Effects of incubation temperature on growth and production of exopolysaccharides by an Antarctic sea ice bacterium grown in batch culture

Type Article
Date 2005-07
Language English
Author(s) Nichols Carol1, Bowman John2, Guezennec Jean3
Affiliation(s) 1 : Univ Tasmania, Sch Agr Sci, Hobart, Tas 7000, Australia.
2 : Univ Tasmania, Australian Food Safety Ctr Excellence, Hobart, Tas, Australia.
3 : Inst Francais Rech Exploitat Mer, Ctr Brest, DRV VP, F-29280 Plouzane, France.
Source Applied and environmental microbiology (0099-2240) (American society for microbiology), 2005-07 , Vol. 71 , N. 7 , P. 3519-3523
DOI 10.1128/AEM.71.7.3519-3523.2005
WOS© Times Cited 61
Keyword(s) EPS yield, Psychrotolerant, Sea ice, Marine bacteria, Antarctica, Exopolymer, Exopolysaccharides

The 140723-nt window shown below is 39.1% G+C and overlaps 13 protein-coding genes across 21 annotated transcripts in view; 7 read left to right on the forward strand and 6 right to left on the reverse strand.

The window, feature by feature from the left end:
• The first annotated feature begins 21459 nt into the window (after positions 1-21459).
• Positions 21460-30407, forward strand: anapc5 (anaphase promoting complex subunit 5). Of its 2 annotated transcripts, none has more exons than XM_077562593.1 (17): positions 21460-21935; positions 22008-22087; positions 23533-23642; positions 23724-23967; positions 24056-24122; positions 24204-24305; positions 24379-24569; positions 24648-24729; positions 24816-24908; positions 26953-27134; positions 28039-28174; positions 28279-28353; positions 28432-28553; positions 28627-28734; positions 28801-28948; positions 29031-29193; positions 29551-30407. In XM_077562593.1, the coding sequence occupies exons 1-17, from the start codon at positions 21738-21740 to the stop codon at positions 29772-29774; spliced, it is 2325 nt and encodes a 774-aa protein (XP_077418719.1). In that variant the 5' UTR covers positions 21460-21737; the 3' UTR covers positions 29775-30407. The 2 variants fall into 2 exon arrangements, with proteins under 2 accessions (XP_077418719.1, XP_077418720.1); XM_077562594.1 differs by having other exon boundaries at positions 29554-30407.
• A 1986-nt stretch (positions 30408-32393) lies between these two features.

Abstract The sea ice microbial community plays a key role in the productivity of the Southern Ocean. Exopolysaccharide (EPS) is a major component of the exopolymer secreted by many marine bacteria to enhance survival and is abundant in sea ice brine channels, but little is known about its function there. This study investigated the effects of temperature on EPS production in batch culture by CAM025, a marine bacterium isolated from sea ice sampled from the Southern Ocean. Previous studies have shown that CAM025 is a member of the genus Pseudoalteromonas and therefore belongs to a group found to be abundant in sea ice by culture-dependent and -independent techniques. Batch cultures were grown at -2 degrees C, 10 degrees C, and 20 degrees C, and cell number, optical density, pH, glucose concentration, and viscosity were monitored. The yield of EPS at -2 degrees C and 10 degrees C was 30 times higher than at 20 degrees C, which is the optimum growth temperature for many psychrotolerant strains. EPS may have a cryoprotective role in brine channels of sea ice, where extremes of high salinity and low temperature impose pressures on microbial growth and survival. The EPS produced at -2 degrees C and 10 degrees C had a higher uronic acid content than that produced at 20 degrees C. The availability of iron as a trace metal is of critical importance in the Southern Ocean, where it is known to limit primary production. EPS from strain CAM025 is polyanionic and may bind dissolved cations such at trace metals, and therefore the presence of bacterial EPS in the Antarctic marine environment may have important ecological implications.
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